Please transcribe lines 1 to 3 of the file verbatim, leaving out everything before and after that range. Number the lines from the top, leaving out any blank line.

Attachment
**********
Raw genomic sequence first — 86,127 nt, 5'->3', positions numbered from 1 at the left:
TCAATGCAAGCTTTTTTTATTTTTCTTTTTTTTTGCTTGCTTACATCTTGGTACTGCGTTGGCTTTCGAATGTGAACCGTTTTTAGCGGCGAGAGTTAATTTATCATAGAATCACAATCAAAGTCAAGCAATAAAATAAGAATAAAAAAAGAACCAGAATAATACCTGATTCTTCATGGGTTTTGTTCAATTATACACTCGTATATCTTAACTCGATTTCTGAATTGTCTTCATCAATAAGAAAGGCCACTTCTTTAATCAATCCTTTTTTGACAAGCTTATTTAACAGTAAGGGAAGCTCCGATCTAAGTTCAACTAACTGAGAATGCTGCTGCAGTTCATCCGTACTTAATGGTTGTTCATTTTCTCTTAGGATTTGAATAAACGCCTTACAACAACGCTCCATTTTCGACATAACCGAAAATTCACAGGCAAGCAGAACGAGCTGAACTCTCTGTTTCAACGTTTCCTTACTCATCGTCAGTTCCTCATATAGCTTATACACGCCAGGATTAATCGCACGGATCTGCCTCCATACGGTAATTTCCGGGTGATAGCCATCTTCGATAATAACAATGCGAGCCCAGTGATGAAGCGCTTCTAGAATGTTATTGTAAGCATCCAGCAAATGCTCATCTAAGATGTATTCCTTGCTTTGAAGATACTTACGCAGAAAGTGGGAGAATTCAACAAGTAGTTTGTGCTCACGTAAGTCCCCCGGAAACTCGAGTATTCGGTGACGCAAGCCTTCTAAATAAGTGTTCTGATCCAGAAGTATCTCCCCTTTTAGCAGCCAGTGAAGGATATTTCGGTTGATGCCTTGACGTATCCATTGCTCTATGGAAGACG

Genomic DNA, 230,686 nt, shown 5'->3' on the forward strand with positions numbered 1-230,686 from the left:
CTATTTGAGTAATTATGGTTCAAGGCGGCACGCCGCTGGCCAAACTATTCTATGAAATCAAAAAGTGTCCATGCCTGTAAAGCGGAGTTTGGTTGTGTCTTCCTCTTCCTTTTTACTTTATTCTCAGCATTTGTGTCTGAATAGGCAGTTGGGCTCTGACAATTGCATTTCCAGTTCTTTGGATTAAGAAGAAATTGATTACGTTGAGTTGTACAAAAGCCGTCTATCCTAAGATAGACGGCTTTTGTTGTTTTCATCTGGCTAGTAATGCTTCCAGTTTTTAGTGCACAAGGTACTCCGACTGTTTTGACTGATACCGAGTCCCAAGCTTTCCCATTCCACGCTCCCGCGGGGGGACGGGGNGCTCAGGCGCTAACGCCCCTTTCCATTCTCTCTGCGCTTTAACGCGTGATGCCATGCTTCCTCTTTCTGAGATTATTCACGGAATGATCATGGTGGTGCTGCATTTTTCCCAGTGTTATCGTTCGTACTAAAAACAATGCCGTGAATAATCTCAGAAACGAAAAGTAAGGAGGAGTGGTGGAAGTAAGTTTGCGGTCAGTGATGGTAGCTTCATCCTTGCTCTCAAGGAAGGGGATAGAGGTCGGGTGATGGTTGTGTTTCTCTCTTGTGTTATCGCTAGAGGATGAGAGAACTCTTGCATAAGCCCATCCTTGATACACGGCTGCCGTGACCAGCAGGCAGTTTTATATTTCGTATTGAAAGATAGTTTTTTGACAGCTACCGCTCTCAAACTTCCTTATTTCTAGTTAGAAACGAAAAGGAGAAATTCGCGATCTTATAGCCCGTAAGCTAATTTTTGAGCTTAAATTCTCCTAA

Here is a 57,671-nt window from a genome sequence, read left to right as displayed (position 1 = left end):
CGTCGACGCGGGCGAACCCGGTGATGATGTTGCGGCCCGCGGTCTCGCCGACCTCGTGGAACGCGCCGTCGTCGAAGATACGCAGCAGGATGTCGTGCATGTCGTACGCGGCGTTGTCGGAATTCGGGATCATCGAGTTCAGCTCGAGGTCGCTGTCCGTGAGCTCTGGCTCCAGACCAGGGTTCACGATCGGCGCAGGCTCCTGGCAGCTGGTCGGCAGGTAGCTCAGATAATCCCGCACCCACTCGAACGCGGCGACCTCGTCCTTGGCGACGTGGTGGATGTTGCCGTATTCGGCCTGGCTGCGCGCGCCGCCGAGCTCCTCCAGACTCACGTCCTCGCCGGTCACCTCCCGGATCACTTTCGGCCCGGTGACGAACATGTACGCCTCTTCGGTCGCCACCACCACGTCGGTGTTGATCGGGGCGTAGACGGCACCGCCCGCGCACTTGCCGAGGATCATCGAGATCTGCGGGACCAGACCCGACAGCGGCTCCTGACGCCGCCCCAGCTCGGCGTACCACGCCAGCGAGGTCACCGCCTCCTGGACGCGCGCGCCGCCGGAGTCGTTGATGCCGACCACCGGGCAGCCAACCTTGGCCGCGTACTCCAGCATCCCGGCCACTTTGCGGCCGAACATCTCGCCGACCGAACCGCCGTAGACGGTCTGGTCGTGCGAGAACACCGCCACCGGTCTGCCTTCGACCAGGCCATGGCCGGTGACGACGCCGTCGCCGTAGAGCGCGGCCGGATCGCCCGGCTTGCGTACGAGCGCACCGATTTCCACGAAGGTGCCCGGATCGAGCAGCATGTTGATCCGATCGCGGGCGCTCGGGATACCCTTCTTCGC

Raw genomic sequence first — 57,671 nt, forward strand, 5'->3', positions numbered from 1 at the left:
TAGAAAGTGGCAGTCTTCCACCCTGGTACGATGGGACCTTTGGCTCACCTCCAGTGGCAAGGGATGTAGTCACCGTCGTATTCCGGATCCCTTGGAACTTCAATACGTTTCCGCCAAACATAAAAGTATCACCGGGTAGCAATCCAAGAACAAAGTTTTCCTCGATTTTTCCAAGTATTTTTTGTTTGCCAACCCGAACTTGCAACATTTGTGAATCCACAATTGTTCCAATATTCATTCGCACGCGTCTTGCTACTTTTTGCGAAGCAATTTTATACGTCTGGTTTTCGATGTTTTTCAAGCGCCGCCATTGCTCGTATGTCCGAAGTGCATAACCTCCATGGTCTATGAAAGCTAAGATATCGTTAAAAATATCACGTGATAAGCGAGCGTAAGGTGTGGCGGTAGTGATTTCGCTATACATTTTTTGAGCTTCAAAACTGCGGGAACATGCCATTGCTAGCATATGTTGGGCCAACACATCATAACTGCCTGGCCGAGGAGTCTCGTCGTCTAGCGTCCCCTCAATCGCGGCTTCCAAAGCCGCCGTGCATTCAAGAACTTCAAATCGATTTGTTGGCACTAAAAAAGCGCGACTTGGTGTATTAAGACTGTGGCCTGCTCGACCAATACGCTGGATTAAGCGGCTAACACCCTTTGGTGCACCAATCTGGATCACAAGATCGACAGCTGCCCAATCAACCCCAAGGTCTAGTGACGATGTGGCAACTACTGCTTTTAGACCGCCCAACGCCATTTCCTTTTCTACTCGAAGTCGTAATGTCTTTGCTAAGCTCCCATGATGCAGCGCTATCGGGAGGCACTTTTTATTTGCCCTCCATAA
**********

Raw genomic sequence first — 86,127 nt, 5'->3', positions numbered from 1 at the left:
TCAATGCAAGCTTTTTTTATTTTTCTTTTTTTTTGCTTGCTTACATCTTGGTACTGCGTTGGCTTTCGAATGTGAACCGTTTTTAGCGGCGAGAGTTAATTTATCATAGAATCACAATCAAAGTCAAGCAATAAAATAAGAATAAAAAAAGAACCAGAATAATACCTGATTCTTCATGGGTTTTGTTCAATTATACACTCGTATATCTTAACTCGATTTCTGAATTGTCTTCATCAATAAGAAAGGCCACTTCTTTAATCAATCCTTTTTTGACAAGCTTATTTAACAGTAAGGGAAGCTCCGATCTAAGTTCAACTAACTGAGAATGCTGCTGCAGTTCATCCGTACTTAATGGTTGTTCATTTTCTCTTAGGATTTGAATAAACGCCTTACAACAACGCTCCATTTTCGACATAACCGAAAATTCACAGGCAAGCAGAACGAGCTGAACTCTCTGTTTCAACGTTTCCTTACTCATCGTCAGTTCCTCATATAGCTTATACACGCCAGGATTAATCGCACGGATCTGCCTCCATACGGTAATTTCCGGGTGATAGCCATCTTCGATAATAACAATGCGAGCCCAGTGATGAAGCGCTTCTAGAATGTTATTGTAAGCATCCAGCAAATGCTCATCTAAGATGTATTCCTTGCTTTGAAGATACTTACGCAGAAAGTGGGAGAATTCAACAAGTAGTTTGTGCTCACGTAAGTCCCCCGGAAACTCGAGTATTCGGTGACGCAAGCCTTCTAAATAAGTGTTCTGATCCAGAAGTATCTCCCCTTTTAGCAGCCAGTGAAGGATATTTCGGTTGATGCCTTGACGTATCCATTGCTCTATGGAAGACG

Genomic DNA, 230,686 nt, shown 5'->3' on the forward strand with positions numbered 1-230,686 from the left: